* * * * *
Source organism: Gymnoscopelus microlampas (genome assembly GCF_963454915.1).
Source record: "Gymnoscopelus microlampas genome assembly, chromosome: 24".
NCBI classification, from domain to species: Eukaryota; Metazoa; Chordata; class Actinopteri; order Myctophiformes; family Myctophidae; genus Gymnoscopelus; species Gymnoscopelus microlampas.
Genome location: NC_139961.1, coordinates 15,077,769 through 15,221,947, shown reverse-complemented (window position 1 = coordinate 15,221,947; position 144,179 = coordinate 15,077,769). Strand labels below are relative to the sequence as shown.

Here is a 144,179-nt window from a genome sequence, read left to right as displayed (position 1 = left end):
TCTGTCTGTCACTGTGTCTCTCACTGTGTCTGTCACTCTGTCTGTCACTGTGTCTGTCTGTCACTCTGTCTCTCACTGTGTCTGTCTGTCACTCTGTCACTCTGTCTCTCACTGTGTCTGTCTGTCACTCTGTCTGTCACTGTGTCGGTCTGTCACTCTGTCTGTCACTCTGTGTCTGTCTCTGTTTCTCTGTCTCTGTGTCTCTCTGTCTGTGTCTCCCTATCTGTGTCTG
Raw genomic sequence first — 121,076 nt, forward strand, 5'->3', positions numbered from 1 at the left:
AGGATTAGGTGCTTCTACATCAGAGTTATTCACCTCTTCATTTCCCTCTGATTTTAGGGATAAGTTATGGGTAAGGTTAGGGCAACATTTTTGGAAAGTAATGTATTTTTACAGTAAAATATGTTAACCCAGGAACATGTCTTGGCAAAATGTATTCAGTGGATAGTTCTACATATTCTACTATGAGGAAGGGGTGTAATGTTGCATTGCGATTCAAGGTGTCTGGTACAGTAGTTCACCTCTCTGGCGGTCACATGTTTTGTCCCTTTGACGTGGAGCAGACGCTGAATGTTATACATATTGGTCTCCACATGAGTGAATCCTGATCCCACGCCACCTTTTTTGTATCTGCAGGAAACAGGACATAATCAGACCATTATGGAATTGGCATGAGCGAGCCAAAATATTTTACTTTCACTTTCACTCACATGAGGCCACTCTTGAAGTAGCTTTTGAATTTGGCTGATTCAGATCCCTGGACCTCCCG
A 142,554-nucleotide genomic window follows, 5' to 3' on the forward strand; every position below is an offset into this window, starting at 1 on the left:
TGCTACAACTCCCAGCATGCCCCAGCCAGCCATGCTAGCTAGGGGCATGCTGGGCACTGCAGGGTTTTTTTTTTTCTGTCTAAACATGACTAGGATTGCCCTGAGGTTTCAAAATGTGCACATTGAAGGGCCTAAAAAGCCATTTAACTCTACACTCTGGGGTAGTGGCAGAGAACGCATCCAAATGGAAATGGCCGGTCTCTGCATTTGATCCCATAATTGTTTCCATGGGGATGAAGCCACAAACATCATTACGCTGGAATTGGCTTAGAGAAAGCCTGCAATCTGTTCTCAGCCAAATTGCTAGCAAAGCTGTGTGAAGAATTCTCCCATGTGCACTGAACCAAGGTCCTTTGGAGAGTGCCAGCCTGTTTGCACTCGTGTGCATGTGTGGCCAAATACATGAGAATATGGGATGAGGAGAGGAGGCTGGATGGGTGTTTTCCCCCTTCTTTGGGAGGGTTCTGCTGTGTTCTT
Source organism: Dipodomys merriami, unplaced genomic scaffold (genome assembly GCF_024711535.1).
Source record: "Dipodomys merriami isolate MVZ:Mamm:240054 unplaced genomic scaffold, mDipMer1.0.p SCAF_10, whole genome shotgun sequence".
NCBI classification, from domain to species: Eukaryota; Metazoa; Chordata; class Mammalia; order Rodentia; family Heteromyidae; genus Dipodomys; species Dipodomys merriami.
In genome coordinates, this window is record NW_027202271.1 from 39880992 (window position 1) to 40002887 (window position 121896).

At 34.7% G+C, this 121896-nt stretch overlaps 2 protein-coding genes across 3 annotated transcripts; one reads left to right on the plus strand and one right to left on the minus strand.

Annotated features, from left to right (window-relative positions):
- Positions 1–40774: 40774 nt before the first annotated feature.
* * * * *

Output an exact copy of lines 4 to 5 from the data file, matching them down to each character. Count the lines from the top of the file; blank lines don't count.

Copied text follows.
Genome location: NC_139961.1, coordinates 15,077,769 through 15,221,947, shown reverse-complemented (window position 1 = coordinate 15,221,947; position 144,179 = coordinate 15,077,769). Strand labels below are relative to the sequence as shown.

Here is a 144,179-nt window from a genome sequence, read left to right as displayed (position 1 = left end):